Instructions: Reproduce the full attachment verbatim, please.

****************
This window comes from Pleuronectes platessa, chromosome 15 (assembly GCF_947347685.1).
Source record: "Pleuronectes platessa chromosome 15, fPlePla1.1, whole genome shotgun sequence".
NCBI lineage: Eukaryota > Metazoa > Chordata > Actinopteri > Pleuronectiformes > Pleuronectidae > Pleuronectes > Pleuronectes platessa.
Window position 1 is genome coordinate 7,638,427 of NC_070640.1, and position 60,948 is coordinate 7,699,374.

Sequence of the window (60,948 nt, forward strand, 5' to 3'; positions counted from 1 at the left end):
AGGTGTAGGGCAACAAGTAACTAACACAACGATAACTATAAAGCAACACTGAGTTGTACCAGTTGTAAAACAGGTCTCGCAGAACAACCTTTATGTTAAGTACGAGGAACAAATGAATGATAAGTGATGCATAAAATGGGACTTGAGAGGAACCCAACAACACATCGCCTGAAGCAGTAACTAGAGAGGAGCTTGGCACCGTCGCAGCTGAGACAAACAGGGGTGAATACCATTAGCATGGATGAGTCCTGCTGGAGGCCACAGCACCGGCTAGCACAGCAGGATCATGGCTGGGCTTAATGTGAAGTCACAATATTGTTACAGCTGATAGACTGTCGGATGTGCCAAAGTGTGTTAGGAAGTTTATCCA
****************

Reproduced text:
This window comes from Pleuronectes platessa, chromosome 15 (assembly GCF_947347685.1).
Source record: "Pleuronectes platessa chromosome 15, fPlePla1.1, whole genome shotgun sequence".
NCBI lineage: Eukaryota > Metazoa > Chordata > Actinopteri > Pleuronectiformes > Pleuronectidae > Pleuronectes > Pleuronectes platessa.
Window position 1 is genome coordinate 7,638,427 of NC_070640.1, and position 60,948 is coordinate 7,699,374.

Sequence of the window (60,948 nt, forward strand, 5' to 3'; positions counted from 1 at the left end):
AGGTGTAGGGCAACAAGTAACTAACACAACGATAACTATAAAGCAACACTGAGTTGTACCAGTTGTAAAACAGGTCTCGCAGAACAACCTTTATGTTAAGTACGAGGAACAAATGAATGATAAGTGATGCATAAAATGGGACTTGAGAGGAACCCAACAACACATCGCCTGAAGCAGTAACTAGAGAGGAGCTTGGCACCGTCGCAGCTGAGACAAACAGGGGTGAATACCATTAGCATGGATGAGTCCTGCTGGAGGCCACAGCACCGGCTAGCACAGCAGGATCATGGCTGGGCTTAATGTGAAGTCACAATATTGTTACAGCTGATAGACTGTCGGATGTGCCAAAGTGTGTTAGGAAGTTTATCCA